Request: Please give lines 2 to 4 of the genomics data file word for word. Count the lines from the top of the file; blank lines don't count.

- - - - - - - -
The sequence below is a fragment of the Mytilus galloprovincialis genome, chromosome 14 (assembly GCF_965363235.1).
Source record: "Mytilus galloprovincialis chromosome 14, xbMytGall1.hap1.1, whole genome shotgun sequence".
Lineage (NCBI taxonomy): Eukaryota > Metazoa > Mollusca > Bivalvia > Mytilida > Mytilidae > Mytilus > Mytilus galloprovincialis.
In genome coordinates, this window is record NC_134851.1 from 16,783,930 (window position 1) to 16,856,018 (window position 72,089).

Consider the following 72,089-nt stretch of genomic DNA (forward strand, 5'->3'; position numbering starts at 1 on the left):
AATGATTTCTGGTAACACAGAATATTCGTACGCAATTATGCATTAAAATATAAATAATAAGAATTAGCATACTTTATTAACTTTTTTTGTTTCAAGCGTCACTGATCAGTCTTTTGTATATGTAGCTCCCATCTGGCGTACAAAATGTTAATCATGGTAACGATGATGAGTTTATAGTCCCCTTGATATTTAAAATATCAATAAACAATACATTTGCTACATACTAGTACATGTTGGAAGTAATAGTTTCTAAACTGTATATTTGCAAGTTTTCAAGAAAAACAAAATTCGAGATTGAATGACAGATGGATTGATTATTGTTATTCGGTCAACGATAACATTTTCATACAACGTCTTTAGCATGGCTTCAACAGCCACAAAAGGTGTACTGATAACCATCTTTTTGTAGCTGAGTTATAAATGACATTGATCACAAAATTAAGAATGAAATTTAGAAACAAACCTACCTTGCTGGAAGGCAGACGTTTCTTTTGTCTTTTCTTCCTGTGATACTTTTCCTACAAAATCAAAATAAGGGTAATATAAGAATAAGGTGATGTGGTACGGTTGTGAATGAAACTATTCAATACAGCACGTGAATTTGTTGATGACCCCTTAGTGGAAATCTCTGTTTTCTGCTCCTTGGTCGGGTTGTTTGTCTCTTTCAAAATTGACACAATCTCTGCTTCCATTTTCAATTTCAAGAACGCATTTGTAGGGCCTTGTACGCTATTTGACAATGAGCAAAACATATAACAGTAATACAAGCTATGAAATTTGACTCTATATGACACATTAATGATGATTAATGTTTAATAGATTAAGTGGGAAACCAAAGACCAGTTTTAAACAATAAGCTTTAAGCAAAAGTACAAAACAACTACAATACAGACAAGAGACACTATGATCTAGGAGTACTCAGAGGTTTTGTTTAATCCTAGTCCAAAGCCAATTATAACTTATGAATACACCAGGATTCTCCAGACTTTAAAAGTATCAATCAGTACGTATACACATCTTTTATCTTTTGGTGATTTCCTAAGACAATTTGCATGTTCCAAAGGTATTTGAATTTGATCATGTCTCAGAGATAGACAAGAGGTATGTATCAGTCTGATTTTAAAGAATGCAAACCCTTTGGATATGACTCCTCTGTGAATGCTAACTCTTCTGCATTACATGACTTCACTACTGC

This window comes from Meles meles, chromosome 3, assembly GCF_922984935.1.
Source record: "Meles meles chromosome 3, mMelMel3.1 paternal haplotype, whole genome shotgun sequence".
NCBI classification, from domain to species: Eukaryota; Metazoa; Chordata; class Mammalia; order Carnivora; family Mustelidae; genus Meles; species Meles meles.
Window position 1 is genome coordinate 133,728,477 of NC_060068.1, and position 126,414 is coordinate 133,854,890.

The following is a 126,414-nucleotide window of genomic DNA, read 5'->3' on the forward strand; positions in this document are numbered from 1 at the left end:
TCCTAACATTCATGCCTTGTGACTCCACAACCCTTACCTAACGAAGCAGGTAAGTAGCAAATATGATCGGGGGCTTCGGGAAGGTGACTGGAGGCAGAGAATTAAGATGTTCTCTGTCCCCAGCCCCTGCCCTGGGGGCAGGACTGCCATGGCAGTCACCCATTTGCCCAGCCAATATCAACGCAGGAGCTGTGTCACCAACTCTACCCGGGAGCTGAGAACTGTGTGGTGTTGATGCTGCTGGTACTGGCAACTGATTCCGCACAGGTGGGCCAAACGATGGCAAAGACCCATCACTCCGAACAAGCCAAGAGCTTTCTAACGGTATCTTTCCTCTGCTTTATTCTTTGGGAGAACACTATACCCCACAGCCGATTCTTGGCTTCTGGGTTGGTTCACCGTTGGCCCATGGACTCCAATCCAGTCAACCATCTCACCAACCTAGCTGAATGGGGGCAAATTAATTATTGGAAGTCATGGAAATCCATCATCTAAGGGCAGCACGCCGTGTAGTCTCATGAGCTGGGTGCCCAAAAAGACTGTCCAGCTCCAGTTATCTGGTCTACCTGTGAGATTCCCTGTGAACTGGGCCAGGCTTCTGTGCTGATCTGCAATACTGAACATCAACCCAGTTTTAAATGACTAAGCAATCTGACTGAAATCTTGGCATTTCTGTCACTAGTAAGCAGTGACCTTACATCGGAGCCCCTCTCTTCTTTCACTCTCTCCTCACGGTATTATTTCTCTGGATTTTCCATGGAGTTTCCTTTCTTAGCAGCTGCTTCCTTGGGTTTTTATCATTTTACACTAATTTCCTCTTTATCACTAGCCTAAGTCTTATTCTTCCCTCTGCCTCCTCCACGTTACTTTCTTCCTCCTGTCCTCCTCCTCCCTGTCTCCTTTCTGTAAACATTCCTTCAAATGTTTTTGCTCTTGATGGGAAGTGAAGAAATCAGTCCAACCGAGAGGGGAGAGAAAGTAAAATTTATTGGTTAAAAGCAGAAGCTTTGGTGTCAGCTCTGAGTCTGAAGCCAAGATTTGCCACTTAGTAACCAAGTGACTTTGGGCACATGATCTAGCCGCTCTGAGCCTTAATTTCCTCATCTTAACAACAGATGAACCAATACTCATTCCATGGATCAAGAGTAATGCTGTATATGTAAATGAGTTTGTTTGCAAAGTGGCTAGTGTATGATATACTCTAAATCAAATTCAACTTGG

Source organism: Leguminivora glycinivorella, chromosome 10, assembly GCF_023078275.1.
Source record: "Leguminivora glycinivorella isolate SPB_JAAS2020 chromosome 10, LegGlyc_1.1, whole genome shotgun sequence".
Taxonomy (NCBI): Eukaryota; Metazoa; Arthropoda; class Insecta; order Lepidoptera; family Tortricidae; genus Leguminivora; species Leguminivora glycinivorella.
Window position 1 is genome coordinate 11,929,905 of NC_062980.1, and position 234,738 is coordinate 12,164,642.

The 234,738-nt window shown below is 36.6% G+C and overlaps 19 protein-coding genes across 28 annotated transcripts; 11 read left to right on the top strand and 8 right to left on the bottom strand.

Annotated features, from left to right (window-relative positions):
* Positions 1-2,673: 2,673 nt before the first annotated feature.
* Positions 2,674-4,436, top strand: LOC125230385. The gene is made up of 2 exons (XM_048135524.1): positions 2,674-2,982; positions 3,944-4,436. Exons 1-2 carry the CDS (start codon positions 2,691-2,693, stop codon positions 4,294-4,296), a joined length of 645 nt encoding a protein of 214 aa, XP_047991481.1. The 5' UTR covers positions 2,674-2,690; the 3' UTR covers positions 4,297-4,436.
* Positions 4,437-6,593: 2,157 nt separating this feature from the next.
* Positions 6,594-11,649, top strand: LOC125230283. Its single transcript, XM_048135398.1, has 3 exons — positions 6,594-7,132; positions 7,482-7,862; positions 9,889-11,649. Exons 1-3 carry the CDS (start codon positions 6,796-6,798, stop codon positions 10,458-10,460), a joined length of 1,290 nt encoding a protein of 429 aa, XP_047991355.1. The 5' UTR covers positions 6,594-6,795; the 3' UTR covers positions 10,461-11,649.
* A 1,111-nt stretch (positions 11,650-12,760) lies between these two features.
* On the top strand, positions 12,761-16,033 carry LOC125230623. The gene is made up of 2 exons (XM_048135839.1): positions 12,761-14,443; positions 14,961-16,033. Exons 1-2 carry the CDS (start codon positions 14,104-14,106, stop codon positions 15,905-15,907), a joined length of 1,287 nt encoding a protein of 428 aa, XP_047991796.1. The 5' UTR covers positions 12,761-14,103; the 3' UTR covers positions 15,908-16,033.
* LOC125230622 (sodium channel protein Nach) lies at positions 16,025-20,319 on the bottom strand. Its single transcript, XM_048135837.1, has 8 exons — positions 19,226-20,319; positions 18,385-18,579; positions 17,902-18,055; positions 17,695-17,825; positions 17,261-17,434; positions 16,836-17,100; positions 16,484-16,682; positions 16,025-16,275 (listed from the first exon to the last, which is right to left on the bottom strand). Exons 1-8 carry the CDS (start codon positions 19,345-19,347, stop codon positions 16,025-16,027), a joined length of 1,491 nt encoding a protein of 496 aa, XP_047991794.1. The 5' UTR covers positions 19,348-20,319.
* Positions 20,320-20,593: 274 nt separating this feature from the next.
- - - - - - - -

Source record: "Mytilus galloprovincialis chromosome 14, xbMytGall1.hap1.1, whole genome shotgun sequence".
Lineage (NCBI taxonomy): Eukaryota > Metazoa > Mollusca > Bivalvia > Mytilida > Mytilidae > Mytilus > Mytilus galloprovincialis.
In genome coordinates, this window is record NC_134851.1 from 16,783,930 (window position 1) to 16,856,018 (window position 72,089).